Security

After years of warnings, mobile network hackers exploit SS7 flaws to drain bank accounts

O2 confirms online thefts using stolen 2FA SMS codes


Experts have been warning for years about security blunders in the Signaling System 7 protocol – the magic glue used by cellphone networks to communicate with each other.

These shortcomings can be potentially abused to, for example, redirect people's calls and text messages to miscreants' devices. Now we've seen the first case of crooks exploiting the design flaws to line their pockets with victims' cash.

O2-Telefonica in Germany has confirmed to Süddeutsche Zeitung that some of its customers have had their bank accounts drained using a two-stage attack that exploits SS7.

In other words, thieves exploited SS7 to intercept two-factor authentication codes sent to online banking customers, allowing them to empty their accounts. The thefts occurred over the past few months, according to multiple sources.

In 2014, researchers demonstrated that SS7, which was created in the 1980s by telcos to allow cellular and some landline networks to interconnect and exchange data, is fundamentally flawed. Someone with internal access to a telco – such as a hacker or a corrupt employee – can get access to any other carrier's backend in the world, via SS7, to track a phone's location, read or redirect messages, and even listen to calls.

In this case, the attackers exploited a two-factor authentication system of transaction authentication numbers used by German banks. Online banking customers need to get a code sent to their phone before funds are transferred between accounts.

The hackers first spammed out malware to victims' computers, which collected the bank account balance, login details and passwords for their accounts, along with their mobile number. Then they purchased access to a rogue telecommunications provider and set up a redirect for the victim's mobile phone number to a handset controlled by the attackers.

Next, usually in the middle of the night when the mark was asleep, the attackers logged into their online bank accounts and transferred money out. When the transaction numbers were sent they were routed to the criminals, who then finalized the transaction.

While security experts have been warning about just this kind of attack – and politicians have increasingly been making noise about it – the telcos have been glacial at getting to grips with the problem. The prevailing view has been that you'd need a telco to pull off an assault, and what kind of dastardly firm would let itself be used in that way.

That may have worked in the 1980s, but these days almost anyone can set themselves up as a telco, or buy access to the backend of one. To make matters worse the proposed replacement for SS7 on 5G networks, dubbed the Diameter protocol, also has security holes, according to the Communications Security, Reliability and Interoperability Council at America's comms watchdog, the FCC.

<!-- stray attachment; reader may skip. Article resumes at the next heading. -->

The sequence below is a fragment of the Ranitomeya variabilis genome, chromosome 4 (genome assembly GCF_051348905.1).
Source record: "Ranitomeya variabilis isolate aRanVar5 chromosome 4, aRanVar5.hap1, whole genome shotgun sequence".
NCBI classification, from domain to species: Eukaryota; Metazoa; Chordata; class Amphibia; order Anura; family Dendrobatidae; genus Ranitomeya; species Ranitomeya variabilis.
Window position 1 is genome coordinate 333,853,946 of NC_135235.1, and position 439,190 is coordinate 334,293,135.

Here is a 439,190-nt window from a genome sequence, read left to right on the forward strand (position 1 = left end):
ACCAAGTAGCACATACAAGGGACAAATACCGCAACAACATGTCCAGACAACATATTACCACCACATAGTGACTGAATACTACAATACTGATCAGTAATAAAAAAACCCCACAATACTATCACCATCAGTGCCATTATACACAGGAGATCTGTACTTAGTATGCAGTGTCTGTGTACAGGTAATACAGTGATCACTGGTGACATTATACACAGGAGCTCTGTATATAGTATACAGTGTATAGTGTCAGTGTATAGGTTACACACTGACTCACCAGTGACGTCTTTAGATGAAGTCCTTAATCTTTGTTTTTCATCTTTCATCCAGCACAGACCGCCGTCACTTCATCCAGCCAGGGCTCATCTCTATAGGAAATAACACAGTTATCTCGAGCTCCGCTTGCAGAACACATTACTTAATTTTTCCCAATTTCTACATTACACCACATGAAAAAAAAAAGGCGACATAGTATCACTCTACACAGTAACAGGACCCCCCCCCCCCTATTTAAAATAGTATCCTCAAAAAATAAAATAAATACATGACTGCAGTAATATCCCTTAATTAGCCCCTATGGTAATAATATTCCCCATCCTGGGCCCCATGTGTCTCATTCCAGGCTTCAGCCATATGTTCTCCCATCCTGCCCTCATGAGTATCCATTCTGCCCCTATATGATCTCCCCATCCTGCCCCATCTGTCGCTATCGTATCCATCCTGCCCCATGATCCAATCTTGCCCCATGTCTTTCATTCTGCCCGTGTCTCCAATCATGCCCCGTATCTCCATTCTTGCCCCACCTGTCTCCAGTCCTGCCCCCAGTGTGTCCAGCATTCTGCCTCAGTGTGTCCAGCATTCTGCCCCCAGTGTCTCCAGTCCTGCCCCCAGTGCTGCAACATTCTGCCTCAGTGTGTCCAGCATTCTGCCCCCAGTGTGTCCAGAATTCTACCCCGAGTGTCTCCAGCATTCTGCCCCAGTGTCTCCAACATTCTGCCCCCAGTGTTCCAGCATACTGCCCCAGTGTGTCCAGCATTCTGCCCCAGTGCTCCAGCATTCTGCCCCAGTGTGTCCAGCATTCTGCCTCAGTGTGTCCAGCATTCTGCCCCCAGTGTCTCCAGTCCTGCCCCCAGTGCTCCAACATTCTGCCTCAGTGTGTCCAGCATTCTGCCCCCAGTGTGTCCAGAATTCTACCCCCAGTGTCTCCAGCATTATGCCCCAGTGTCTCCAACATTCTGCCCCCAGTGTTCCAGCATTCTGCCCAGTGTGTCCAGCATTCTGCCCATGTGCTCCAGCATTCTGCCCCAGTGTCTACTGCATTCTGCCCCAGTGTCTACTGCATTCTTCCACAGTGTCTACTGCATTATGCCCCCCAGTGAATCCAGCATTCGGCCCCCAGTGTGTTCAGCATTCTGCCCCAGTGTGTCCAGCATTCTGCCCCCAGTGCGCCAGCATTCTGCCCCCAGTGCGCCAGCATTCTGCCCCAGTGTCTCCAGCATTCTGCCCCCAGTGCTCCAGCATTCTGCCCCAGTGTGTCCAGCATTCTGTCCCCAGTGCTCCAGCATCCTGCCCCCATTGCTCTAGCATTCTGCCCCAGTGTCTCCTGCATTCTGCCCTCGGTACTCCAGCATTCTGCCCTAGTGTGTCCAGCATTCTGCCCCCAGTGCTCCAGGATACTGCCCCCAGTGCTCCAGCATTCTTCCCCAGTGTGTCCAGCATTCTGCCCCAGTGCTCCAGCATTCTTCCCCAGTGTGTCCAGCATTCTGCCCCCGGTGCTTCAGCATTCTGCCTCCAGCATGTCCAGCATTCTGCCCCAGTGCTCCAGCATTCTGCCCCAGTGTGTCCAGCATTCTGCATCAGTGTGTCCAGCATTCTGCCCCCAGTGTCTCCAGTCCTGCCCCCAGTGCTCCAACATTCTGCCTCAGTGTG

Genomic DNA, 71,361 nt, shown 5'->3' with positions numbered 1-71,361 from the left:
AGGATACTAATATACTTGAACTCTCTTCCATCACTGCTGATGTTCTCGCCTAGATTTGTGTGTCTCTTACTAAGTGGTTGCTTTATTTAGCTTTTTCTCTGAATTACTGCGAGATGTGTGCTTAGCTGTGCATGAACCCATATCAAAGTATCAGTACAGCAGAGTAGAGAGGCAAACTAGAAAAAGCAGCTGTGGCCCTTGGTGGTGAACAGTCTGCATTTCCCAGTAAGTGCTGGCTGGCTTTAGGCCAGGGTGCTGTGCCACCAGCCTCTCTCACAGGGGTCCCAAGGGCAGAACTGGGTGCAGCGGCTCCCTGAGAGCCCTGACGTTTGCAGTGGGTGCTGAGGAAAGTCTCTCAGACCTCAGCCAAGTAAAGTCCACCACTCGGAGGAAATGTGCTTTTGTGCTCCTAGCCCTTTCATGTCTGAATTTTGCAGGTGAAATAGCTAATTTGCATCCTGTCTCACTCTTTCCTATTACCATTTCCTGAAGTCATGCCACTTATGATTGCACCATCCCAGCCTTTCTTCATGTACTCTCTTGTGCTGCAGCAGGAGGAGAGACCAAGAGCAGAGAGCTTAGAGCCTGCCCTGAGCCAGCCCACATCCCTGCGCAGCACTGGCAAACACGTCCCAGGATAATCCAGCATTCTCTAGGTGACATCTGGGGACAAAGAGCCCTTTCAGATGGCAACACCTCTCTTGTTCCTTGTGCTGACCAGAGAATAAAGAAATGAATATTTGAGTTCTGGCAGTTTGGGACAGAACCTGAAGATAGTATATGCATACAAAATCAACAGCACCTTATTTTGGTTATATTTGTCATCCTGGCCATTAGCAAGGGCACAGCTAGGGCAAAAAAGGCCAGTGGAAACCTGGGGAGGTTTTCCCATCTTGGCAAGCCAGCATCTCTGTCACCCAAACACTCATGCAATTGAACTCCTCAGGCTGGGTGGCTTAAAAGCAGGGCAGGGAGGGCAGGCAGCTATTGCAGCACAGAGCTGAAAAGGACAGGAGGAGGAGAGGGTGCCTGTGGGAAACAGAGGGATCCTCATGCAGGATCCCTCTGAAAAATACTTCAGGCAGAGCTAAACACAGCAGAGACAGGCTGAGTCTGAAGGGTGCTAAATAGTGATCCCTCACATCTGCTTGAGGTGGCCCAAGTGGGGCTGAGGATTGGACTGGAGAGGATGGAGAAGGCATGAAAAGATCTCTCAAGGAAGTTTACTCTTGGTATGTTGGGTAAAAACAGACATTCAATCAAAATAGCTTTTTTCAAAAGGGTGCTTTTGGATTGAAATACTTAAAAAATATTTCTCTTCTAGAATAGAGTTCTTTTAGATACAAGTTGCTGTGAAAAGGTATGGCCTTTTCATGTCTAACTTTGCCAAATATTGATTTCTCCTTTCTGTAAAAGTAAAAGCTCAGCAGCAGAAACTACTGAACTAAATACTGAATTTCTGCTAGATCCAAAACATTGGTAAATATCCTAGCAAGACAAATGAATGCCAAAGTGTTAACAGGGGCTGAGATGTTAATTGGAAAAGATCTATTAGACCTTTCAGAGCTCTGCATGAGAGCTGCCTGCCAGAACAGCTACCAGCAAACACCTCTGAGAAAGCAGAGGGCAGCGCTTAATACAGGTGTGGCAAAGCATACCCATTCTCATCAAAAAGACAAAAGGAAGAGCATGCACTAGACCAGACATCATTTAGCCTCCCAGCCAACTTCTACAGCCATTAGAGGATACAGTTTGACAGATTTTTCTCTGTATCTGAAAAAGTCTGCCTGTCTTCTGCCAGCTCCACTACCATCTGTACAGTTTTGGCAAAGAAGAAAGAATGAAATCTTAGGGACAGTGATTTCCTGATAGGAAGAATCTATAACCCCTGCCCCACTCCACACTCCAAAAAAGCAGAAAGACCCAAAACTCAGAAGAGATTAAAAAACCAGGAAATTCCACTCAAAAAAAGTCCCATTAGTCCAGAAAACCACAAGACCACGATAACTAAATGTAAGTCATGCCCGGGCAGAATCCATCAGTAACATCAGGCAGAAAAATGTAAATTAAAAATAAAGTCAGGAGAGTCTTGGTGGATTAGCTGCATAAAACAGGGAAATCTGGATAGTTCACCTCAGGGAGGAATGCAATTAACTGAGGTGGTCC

This first publicly confirmed attack will hopefully ginger up efforts to fix issues with SS7, at least in Europe, where Germany has a leadership position. As for the US, it might take a series of SS7 assaults before the telcos get their backsides into gear. ®

PS: A US Department of Homeland Security report this month admitted SS7 "can be exploited by criminals, terrorists, and nation-state actors/foreign intelligence organizations" to hijack messages and calls.

Basically, it's time to stop using SMS for two-factor authentication for sensitive stuff.

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Fukushima studies show wildlife is doing nicely without humans, thank you very much

Biodiversity increasing, endangered species gradually returning despite radioactive terror pig presence

Studies of biodiversity around the former Fukushima nuclear power plant in Japan have shown that a decade after the nuclear incident there in March 2011, the local wildlife, at least, is mostly thriving.

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UK Ministry of Defence tries again to procure £1.7bn tri-service recruitment system

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Stop worrying that crims could break the 'net, say cyber-diplomats – only nations have tried

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Check your bits: What to do when Unix decides to make a hash of your bill printouts

Symbol shenanigans turned out to be the least of the government's problems

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